On a recent Sunday, Jamie preached from 2 Samuel 11–12 about great King David’s great fall. The sin of Eden repeated, recapitulated, as David sees, desires, and takes Bathsheba.
Now 3000 years removed from David’s rooftop, not only is the human heart exactly the same, but we each carry proverbial rooftops in our pockets. The internet is swarming with sexualised media—a market built on you seeing, desiring, and taking. Today 8% of emails, 25% of all search requests and 35% of all downloads on the internet involve porn.
But without going into more statistics about usage or addiction, data about forming neurological pathways, or horrors of those involved, let’s take a simple look at your experience with porn.
Whatever interaction you have had with porn as a Christian person I'm sure it hasn't been a helpful one. Whether you grieve its existence or actively pursue it, it has not contributed in any way to your love for the Lord, your intimacy of relationships, your contentment, or your holiness.
And for those who seek it, as with any sin, it promises to give but it only takes away. The archetypal sin of Eden was framed as fruit that was: good to eat, pleasing to the eye, desirable for gaining wisdom, and so easily attainable with seemingly no consequences.
It's worth being honest that no matter how enjoyable that fruit may have been, you could not accurately say that it was a good decision.
Then, as with all sins, or particularly this one, it is probably not something you immediately wanted to tell anyone about. The shame of sin drives Adam and Eve to hide, and our sin produces secrecy and dishonesty in us too.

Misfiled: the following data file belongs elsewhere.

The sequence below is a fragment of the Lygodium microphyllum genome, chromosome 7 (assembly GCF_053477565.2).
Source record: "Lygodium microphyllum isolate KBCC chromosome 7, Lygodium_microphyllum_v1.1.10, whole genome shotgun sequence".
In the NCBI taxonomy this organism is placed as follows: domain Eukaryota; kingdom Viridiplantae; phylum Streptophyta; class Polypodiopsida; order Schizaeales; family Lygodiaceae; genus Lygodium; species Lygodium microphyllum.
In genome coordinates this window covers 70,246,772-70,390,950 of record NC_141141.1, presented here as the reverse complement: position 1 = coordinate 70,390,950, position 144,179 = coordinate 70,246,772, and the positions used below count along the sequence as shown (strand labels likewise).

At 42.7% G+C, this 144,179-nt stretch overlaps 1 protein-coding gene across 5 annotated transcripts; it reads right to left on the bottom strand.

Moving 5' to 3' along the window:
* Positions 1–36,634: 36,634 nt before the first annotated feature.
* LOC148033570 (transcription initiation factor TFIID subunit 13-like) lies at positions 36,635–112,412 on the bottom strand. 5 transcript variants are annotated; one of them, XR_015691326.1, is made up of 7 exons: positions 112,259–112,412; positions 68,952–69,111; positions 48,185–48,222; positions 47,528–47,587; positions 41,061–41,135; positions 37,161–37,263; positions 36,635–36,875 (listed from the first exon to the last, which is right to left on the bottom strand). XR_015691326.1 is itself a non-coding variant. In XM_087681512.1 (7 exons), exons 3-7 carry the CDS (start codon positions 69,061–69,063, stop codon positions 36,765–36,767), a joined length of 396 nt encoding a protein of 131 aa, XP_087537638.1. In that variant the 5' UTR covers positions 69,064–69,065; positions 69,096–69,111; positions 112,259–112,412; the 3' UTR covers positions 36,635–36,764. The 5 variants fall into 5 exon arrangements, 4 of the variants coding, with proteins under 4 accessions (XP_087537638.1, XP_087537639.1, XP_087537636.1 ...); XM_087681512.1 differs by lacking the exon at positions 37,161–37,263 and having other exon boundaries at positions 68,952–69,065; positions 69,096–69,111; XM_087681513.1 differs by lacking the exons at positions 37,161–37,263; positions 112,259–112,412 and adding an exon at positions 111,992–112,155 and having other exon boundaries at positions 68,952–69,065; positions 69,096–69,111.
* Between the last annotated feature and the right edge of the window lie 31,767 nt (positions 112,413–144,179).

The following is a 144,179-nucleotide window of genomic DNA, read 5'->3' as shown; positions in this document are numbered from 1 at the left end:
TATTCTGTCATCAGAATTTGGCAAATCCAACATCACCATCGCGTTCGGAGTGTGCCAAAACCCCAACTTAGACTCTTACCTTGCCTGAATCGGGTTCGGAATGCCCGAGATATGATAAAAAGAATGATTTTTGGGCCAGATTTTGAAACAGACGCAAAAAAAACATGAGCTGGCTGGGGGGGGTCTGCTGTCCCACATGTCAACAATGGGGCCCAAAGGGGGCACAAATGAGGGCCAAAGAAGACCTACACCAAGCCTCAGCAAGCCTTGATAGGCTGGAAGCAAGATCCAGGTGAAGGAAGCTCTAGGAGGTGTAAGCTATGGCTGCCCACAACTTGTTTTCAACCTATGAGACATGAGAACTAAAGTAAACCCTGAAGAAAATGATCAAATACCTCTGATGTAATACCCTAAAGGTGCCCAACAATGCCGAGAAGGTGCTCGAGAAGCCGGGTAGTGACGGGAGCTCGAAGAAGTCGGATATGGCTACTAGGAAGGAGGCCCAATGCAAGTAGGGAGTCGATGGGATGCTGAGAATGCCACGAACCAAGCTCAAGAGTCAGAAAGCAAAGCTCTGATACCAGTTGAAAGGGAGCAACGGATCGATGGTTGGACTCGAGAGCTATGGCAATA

David’s chief concern in 2 Samuel 11 is not with his sin, but it is that his sin will become known. He goes to extreme lengths to hide its consequences, manipulating, deceiving, and eventually even killing.
Sin, sexual sin, secret sexual sin drives us away from honest fellowship with brothers and sisters because we just don’t want to talk about it.
We can believe porn to be ‘consequence free’ only if the consequences are measured by people finding out, by its impact on how I’m perceived on a horizontal level with other people. But not only does porn offend and dishonour our heavenly Father; it also does damage to our relationships and our fellowship.
And the key danger here is that in all our secrecy we never come to a point of truly repenting. If we would rather conceal our sin for the sake of saving face, then we are just prioritising ‘self’ in a new way. When Jesus says that discipleship is worth losing a hand or an eye, I take it that our ‘Christian image’ is not immune to amputation either.
As a church of sinful people, we all struggle and fail in different ways. Our goal is not to simply seem holy to one another, but it is to be holy and to please the Lord.
Painful as it can be, we need a Christian friend like Nathan in 2 Samuel 12, someone to speak with openly and honestly about our failings.
Perhaps we each need to spend time with Psalm 51 this week, echoing David’s confession to the Lord. But equally, we may need to take a step to cut through the secrecy of sin and start a conversation with a friend about it.
“Create in me a clean heart, O God, and renew a right spirit within me”